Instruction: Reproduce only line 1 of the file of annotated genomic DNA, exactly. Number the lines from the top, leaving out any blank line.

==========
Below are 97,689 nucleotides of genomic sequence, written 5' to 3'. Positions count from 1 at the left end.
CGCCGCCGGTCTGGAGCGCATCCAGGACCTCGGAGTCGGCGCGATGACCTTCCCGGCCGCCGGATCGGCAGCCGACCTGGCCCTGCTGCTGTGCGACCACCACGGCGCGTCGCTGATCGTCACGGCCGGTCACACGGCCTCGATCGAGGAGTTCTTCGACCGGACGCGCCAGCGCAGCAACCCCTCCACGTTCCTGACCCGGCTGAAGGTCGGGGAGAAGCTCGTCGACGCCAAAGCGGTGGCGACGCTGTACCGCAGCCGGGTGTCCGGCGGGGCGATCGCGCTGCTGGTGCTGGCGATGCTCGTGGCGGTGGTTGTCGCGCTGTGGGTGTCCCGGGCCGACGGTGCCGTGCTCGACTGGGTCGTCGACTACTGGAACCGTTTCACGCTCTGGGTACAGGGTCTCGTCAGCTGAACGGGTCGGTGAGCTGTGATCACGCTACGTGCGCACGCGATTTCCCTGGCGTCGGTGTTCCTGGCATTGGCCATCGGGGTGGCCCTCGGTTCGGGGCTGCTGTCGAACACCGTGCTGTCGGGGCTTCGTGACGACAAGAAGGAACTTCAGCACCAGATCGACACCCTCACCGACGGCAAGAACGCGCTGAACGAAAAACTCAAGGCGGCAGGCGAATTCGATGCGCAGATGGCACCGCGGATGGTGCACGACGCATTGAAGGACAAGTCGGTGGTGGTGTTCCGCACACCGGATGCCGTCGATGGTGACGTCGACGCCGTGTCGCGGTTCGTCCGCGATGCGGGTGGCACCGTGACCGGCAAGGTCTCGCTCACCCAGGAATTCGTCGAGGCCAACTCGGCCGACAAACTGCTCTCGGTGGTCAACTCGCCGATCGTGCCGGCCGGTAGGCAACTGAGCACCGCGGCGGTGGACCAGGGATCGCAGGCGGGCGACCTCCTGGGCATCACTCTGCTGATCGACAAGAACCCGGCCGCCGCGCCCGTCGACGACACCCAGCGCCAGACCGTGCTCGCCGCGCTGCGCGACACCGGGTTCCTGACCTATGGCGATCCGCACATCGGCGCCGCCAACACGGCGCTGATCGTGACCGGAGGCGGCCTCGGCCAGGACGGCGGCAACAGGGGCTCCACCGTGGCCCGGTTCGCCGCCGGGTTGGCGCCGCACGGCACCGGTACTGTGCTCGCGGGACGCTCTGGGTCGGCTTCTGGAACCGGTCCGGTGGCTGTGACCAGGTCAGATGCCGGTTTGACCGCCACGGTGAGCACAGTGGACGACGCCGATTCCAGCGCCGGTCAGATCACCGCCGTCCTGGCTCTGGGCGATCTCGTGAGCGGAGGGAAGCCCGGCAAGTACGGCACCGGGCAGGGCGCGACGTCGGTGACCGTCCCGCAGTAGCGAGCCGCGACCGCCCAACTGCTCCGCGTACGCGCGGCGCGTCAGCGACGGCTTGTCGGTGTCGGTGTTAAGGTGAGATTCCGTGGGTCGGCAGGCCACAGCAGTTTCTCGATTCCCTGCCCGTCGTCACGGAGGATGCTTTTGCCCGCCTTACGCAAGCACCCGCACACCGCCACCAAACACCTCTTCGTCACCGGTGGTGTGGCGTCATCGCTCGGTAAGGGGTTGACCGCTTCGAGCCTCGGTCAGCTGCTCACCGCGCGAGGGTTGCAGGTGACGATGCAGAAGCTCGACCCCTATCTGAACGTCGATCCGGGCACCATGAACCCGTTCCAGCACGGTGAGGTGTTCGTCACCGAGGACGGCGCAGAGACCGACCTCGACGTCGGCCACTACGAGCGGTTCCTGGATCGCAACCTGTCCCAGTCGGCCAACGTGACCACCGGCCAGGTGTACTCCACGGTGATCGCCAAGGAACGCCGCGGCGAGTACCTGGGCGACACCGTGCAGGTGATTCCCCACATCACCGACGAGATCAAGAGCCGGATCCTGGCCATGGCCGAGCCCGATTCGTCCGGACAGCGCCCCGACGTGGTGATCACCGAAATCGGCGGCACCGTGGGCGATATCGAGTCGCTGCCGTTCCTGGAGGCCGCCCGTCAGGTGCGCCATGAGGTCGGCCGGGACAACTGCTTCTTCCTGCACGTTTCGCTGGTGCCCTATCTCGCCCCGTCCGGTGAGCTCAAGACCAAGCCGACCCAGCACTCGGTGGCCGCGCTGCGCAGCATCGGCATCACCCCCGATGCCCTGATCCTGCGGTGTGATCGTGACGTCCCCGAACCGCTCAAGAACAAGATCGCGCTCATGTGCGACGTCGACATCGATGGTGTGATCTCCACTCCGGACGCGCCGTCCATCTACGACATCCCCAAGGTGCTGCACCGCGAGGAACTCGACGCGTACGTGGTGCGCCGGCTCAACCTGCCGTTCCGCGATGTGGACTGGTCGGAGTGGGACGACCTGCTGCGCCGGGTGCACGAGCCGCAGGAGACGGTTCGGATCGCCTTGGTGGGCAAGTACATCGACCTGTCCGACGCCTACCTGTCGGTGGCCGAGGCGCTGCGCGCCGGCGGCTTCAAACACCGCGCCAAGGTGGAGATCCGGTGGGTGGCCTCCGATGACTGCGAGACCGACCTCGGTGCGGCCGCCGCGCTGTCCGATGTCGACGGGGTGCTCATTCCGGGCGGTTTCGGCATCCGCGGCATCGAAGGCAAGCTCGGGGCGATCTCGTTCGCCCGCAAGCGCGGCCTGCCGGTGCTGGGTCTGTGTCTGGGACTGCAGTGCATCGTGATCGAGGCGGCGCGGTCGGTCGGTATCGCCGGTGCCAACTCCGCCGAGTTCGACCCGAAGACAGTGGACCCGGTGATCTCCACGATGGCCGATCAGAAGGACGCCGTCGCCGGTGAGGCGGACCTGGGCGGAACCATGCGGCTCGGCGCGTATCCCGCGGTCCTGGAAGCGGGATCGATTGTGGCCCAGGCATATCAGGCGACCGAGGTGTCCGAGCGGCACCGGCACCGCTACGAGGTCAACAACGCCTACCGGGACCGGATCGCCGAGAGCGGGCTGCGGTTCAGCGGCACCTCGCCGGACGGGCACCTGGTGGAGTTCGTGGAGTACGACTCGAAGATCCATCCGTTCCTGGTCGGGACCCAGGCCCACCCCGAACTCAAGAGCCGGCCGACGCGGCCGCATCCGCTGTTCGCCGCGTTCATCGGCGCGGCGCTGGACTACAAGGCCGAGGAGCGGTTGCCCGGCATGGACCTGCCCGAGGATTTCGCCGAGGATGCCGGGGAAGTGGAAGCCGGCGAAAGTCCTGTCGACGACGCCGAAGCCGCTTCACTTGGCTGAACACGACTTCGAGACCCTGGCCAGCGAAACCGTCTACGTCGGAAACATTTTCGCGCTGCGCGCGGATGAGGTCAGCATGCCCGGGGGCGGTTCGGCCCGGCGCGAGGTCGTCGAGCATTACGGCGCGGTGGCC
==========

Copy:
Below are 97,689 nucleotides of genomic sequence, written 5' to 3'. Positions count from 1 at the left end.